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Implant-borne single-tooth restorations are a well-documented treatment for the anterior maxilla, showing superior long-term survival rates. Esthetic aspects of these rehabilitations have increasingly come into focus, and rating tools have been developed to evaluate the soft tissue around the implant as well as the prosthetic restoration itself. However, numerous options with regard to choice, combination, and timing of surgical and restorative steps may complicate the esthetic predictability.The objective of this study was to compare the White Esthetic Score for two standardized treatment approaches in a randomized clinical trial. The hypothesis was that the differing treatment modalities would not result in significantly different outcomes.24 patients with a single failing maxillary incisor were randomly assigned to receive an implant either directly after tooth extraction (Immediate Implant Placement, IIP, n = 12), or after a healing period of 6 weeks (Early Implant Placement, EIP, n = 12). The alveolar ridge was always grafted with a bovine bone substitute and a collagen membrane. All implants were provisionalized within 24 hours. Final restorations in both groups were delivered 12 weeks later and consisted of a customized zirconia abutment and a cemented all-ceramic crown. The same dental laboratory was entrusted with all cases. Approximately 6 months after completion of treatment, standardized photographs were taken, utilizing a special camera stand to ensure comparability. Five dental professionals assessed the esthetic outcome of the implant restorations with the White Esthetic Score after Belser. For statistical analysis, the Kruskal-Wallis test was applied.Due to one drop out in the IIP group, 23 cases could be analyzed. Scores for overall WES and single parameters were averaged over all five observers.**Overall WES showed a mean value of 6.36 (SD 2.57) for IIP, and 5.67 (SD 3.02) for EIP respectively. A p-value of 0.73 indicates that this difference was not statistically significant.**Evaluation of the single WES parameters yielded the following outcome-**1. General tooth form- 1.22 (SD 0.76) in group IIP vs 1.15 (SD 0.80) in group EIP, p = 0.99**2. Crown outline and volume- 1.24 (SD 0.74) in group IIP vs 0.85 (SD 0.73) in group EIP, p = 0.14**3. Color (hue and value)- 1.38 (SD 0.68) in group IIP vs 1.28 (SD 0.74) in group EIP, p = 0.95**4. Surface texture- 1.46 (SD 0.66) in group IIP vs 1.33 (SD 0.80) in group EIP, p = 0.97**5. Translucency characterization- 1.07 (SD 0.77) in group IIP vs 1.05 (SD 0.83) in group EIP, p = 1.00**For all five single parameters, results were slightly better in the IIP group, yet not significantly.Both methods rendered comparable esthetic results, by trend with a better outcome for IIP. A relatively large discrepancy was found for crown outline and volume. It can be assumed that the surrounding soft tissues exert a considerable influence on this parameter, which may contribute to these findings. The low values for translucency characterization in both groups may be explained by the difficulty to assess such a complex optical phenomenon on the basis of a photographic image.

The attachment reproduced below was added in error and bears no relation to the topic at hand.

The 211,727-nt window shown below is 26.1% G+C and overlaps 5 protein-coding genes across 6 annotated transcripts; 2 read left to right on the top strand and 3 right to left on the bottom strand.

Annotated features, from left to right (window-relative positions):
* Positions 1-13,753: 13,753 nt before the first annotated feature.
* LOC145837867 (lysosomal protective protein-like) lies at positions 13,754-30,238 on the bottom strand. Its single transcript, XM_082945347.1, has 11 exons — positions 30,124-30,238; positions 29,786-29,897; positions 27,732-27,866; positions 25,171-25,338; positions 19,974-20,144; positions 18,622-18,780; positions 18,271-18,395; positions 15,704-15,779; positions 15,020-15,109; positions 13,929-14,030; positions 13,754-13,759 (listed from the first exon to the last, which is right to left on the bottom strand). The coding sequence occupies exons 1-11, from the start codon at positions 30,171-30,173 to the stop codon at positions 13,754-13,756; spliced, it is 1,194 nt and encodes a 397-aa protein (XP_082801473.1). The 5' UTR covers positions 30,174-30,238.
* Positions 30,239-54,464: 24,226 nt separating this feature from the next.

Implant-borne single-tooth restorations are a well-documented treatment for the anterior maxilla, showing superior long-term survival rates. Esthetic aspects of these rehabilitations have increasingly come into focus, and rating tools have been developed to evaluate the soft tissue around the implant as well as the prosthetic restoration itself. However, numerous options with regard to choice, combination, and timing of surgical and restorative steps may complicate the esthetic predictability.The objective of this study was to compare the White Esthetic Score for two standardized treatment approaches in a randomized clinical trial. The hypothesis was that the differing treatment modalities would not result in significantly different outcomes.24 patients with a single failing maxillary incisor were randomly assigned to receive an implant either directly after tooth extraction (Immediate Implant Placement, IIP, n = 12), or after a healing period of 6 weeks (Early Implant Placement, EIP, n = 12). The alveolar ridge was always grafted with a bovine bone substitute and a collagen membrane. All implants were provisionalized within 24 hours. Final restorations in both groups were delivered 12 weeks later and consisted of a customized zirconia abutment and a cemented all-ceramic crown. The same dental laboratory was entrusted with all cases. Approximately 6 months after completion of treatment, standardized photographs were taken, utilizing a special camera stand to ensure comparability. Five dental professionals assessed the esthetic outcome of the implant restorations with the White Esthetic Score after Belser. For statistical analysis, the Kruskal-Wallis test was applied.Due to one drop out in the IIP group, 23 cases could be analyzed. Scores for overall WES and single parameters were averaged over all five observers.**Overall WES showed a mean value of 6.36 (SD 2.57) for IIP, and 5.67 (SD 3.02) for EIP respectively. A p-value of 0.73 indicates that this difference was not statistically significant.**Evaluation of the single WES parameters yielded the following outcome-**1. General tooth form- 1.22 (SD 0.76) in group IIP vs 1.15 (SD 0.80) in group EIP, p = 0.99**2. Crown outline and volume- 1.24 (SD 0.74) in group IIP vs 0.85 (SD 0.73) in group EIP, p = 0.14**3. Color (hue and value)- 1.38 (SD 0.68) in group IIP vs 1.28 (SD 0.74) in group EIP, p = 0.95**4. Surface texture- 1.46 (SD 0.66) in group IIP vs 1.33 (SD 0.80) in group EIP, p = 0.97**5. Translucency characterization- 1.07 (SD 0.77) in group IIP vs 1.05 (SD 0.83) in group EIP, p = 1.00**For all five single parameters, results were slightly better in the IIP group, yet not significantly.Both methods rendered comparable esthetic results, by trend with a better outcome for IIP. A relatively large discrepancy was found for crown outline and volume. It can be assumed that the surrounding soft tissues exert a considerable influence on this parameter, which may contribute to these findings. The low values for translucency characterization in both groups may be explained by the difficulty to assess such a complex optical phenomenon on the basis of a photographic image.